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Operational & Supply Chain Management

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1) Why are companies interested in operational management today? Why is it important? What is the relationship between operational management and supply chain management? How are operations management functions performed at your organization?

2) What are the major priorities of operations strategy? How have these evolved over time? How are operations and manufacturing linked in an organization? Are operations management and project management used to give your organization a strategic competitive advantage? Why or why not?

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1) Why are companies interested in operational management today? Why is it important? What is the relationship between operational management and supply chain management? How are operations management functions performed at your organization?

Operational Management is the design, operation and improvement of the systems that create and deliver the firm's primary products and services. Companies are interested in learning about Operations Management because it involves the responsibility of ensuring that business operations are efficient and effective. It is the management of resources, distribution of goods and services to customers. By learning about operational management, it is important to know what has been happening in other departments. Marketing managers need to understand what it takes to build and operate production systems in order for them to serve their markets well. Financial managers who plan for capacity expansion need to understand inventories so that they can demand its reduction. Another importance is that companies have to learn operations management and its systematic participation in typical operations management activities may enable a firm to produce a quality product at a competitive price.

Operations management is the planning, control and implementation of the processes that are being used to transform inputs into finished goods and services while supply chain management is involved with the integration of the business processes across the organizations, from material sources and suppliers through manufacturing and processing to the final customer. Operations management and supply chain management should therefore coordinate with each other so that there will be an efficient and timely flow of materials, products, and information within and among organizations.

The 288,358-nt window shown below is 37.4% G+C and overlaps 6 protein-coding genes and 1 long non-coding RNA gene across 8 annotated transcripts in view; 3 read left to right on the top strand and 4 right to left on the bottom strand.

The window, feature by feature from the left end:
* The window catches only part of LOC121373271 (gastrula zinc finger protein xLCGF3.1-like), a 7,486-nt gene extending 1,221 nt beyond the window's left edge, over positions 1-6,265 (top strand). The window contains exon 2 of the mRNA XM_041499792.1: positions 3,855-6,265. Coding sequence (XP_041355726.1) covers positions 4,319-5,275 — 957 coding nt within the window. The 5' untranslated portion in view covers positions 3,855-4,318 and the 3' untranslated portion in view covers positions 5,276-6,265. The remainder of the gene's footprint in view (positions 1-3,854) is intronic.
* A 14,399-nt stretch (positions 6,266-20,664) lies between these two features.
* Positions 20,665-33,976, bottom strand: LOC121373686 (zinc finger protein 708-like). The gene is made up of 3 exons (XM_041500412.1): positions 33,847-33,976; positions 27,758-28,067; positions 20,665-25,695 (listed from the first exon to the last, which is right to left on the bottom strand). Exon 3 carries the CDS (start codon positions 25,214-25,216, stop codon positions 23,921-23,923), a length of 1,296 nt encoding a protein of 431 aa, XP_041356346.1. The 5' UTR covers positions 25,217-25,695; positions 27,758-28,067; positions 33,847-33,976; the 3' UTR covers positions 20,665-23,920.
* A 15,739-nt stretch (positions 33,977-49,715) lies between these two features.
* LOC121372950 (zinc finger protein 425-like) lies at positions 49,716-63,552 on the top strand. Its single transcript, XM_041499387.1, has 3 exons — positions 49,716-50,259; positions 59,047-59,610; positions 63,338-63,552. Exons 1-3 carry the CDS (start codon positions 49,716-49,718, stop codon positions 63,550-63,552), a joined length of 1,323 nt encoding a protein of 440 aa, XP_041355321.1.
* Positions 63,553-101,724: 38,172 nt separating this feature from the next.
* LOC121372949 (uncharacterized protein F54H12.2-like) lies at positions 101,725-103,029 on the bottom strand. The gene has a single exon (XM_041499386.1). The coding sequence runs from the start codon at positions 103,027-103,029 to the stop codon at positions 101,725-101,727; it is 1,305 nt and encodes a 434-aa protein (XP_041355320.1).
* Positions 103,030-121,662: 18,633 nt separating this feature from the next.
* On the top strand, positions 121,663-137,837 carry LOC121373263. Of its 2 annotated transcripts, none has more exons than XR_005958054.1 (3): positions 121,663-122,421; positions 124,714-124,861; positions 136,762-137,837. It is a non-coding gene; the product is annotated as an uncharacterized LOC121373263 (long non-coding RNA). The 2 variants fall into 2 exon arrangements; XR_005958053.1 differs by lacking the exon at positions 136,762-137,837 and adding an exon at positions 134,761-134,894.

Operations management is concerned with organizing the process of getting things done and it involves a ...

Solution Summary

The solution discusses the reasons why companies are interested in operational management and its importance to organizations; the relationship between operational management and supply chain management and how operations management are performed in an organization.

It further discusses the major priorities of operations strategy and how they have evolved over time; how operations and manufacturing are linked in an organization and the reasons why operations and project management are used to give organization a strategic competitive advantage.

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See Also This Related BrainMass Solution

Operations management - Supply chain management & the bullwhip effect

See the attached file also.

Question 1:

IF: THEN (all else equal, it is likely that):

a) We aim to increase "inventory velocity" We must produce and push work-in-process faster to next operation/ wait and produce only what is pulled by next operation. EXPLAIN WHY

b) We install an expensive machine that requires The intensity of the "bull whip" in the supply chain
very large production batches but it is fast will increase / decease / not be affected. EXPLAIN WHY

c) We consolidate inventories from two (nearby) "Service level" will increase / decrease/ not be affected warehouses into one warehouse (keeping the same EXPLAIN WHY
amount of inventory)

Question 2:

A plant makes four different models of DeskJet printers. Up to now, it has been producing each model only once every week (for example, Model A on Mondays, Model B on Tuesdays and part of Wednesdays, Model C on Wednesdays and Thursdays, and Model D on Fridays). There is a proposal to move from weekly to daily schedule and produce some of each model every day. Total weekly production output would be the same. Changeover times and costs (from one model to another) are insignificant.

Would this change reduce or increase:
a) The level of inventory of printers in the supply chain after the plant? Why?
b) The level of "work in process" inventory in the plant (i.e., number of printers being assembled)? Why?
c) The intensity of the "bull whip" in the entire supply chain? Why?

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